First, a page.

It’s sometimes called the cuddle or love hormone. Oxytocin (Ox-E-toe-SIN) is released by the pea-sized pituitary gland at the base of the brain when we snuggle, and it promotes bonding and social connectiveness. Even playing with your dog raises oxytocin levels in your blood.
Some of us, however, have too little of the love hormone. And the root of that problem might date to one’s childhood.
A study by researchers at Baylor University shows that adults whose parents divorced when they were children had substantially lower oxytocin levels than those adults whose parents stayed married. Researchers say this might explain why children of divorced parents often report have difficulty forming attachments later in life.
Levels of the hormone are sensitive to stressful events in our lives. Previous research shows mood disorders, anxiety and substance abuse are associated with the children of divorce.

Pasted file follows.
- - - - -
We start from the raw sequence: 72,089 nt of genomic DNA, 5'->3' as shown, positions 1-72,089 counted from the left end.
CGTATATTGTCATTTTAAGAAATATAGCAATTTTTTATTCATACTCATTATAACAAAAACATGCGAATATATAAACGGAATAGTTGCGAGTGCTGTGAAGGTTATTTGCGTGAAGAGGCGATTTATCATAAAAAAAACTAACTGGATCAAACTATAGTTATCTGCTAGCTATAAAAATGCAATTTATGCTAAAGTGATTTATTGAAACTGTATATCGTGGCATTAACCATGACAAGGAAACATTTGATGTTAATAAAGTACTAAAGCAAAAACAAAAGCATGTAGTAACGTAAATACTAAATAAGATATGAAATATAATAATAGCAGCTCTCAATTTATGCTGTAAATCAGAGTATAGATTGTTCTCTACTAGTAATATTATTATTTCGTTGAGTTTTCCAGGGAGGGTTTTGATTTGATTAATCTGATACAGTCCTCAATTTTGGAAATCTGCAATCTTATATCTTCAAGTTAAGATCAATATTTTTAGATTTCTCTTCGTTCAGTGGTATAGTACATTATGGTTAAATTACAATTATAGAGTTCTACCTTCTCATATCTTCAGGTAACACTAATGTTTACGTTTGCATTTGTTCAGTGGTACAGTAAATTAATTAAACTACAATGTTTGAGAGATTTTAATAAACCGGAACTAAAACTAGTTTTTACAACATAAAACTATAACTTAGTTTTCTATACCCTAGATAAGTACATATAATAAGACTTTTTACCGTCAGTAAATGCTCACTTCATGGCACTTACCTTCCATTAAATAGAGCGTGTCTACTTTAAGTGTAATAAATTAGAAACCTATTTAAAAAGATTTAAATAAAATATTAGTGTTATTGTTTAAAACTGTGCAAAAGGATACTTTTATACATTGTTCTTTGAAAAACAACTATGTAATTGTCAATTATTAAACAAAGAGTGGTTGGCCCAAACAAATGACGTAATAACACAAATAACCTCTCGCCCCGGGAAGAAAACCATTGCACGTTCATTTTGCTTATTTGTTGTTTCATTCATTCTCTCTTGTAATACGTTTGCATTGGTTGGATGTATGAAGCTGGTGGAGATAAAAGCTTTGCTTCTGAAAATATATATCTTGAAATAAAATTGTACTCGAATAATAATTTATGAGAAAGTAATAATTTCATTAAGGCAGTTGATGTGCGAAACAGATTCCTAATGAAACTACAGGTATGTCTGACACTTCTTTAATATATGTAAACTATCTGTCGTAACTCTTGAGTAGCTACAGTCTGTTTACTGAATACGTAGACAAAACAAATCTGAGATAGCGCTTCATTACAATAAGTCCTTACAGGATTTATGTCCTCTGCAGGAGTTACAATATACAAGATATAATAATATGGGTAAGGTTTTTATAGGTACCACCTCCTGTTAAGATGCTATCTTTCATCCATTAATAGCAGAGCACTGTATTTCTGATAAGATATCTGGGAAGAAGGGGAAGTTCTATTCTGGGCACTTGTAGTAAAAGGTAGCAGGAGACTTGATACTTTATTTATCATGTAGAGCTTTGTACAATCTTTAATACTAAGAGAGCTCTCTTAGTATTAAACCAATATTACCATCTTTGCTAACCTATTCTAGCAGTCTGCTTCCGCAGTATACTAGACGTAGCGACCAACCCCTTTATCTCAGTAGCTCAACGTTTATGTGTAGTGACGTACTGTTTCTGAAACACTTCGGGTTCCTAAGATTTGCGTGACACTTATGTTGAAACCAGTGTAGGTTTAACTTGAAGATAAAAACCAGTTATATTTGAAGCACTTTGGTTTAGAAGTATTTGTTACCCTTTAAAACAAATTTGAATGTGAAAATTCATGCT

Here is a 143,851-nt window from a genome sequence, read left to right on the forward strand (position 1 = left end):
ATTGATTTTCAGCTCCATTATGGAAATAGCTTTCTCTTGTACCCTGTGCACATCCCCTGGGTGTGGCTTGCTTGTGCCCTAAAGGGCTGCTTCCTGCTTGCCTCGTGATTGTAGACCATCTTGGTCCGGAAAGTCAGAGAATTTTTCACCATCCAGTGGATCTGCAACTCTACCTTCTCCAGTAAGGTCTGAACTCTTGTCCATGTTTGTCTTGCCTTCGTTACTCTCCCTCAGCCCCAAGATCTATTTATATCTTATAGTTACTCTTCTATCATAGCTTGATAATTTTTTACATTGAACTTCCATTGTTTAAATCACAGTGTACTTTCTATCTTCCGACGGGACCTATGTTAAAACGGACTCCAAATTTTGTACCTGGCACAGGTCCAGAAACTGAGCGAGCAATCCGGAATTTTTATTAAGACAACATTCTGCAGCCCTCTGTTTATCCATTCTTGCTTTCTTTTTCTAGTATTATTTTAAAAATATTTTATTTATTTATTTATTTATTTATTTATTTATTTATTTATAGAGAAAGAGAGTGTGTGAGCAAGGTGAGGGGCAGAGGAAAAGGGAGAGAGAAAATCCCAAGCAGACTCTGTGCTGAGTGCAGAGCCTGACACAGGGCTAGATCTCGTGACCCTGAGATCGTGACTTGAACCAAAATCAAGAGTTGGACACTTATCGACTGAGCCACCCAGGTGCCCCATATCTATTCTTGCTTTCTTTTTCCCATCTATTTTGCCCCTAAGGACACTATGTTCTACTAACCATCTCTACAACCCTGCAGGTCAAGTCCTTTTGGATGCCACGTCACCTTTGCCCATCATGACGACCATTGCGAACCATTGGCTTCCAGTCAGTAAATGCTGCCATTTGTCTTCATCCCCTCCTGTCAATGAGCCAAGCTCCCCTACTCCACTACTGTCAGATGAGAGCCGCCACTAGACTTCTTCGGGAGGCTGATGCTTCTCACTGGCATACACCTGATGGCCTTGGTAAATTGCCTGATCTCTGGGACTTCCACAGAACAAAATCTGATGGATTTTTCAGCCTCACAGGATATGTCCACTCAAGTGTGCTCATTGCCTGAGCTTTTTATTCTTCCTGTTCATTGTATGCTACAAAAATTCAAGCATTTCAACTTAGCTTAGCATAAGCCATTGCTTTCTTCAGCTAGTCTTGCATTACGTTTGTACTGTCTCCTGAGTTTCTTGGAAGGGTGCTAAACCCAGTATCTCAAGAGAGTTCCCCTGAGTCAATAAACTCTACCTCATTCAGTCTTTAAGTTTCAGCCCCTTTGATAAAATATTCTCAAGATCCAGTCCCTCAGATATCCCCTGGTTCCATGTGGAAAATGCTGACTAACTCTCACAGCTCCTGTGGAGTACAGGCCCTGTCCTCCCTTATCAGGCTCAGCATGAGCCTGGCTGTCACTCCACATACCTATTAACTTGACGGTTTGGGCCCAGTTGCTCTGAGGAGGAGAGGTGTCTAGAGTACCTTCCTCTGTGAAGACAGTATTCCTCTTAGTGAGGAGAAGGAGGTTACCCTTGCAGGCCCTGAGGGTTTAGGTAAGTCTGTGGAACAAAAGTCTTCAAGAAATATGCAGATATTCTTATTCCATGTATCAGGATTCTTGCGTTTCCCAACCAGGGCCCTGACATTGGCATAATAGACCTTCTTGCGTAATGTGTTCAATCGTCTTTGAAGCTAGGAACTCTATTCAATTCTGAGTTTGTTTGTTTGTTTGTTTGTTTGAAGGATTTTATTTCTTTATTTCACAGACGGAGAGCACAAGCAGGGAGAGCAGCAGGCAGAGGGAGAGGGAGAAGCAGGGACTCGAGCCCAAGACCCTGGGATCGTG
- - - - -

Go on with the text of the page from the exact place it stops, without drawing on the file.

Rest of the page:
In the Baylor study, scientists recruited people ages 18 to 62. About 27% of them were the children of parents who divorced when the participants were, on average, 9 years old.
Each participant completed a questionnaire and provided a urine sample through which their oxytocin levels were measured. Those who were the children of divorced parents viewed themselves as less confident, more uncomfortable with closeness and less secure in relationships than those from homes where their parents remained married.
The study’s authors say they are often asked whether it matters how old a child is at the time of the divorce. They pointed to that question as an area of future research.
We can’t relive our childhood, but we can cuddle our way to stronger relationships as adults — even with our dogs.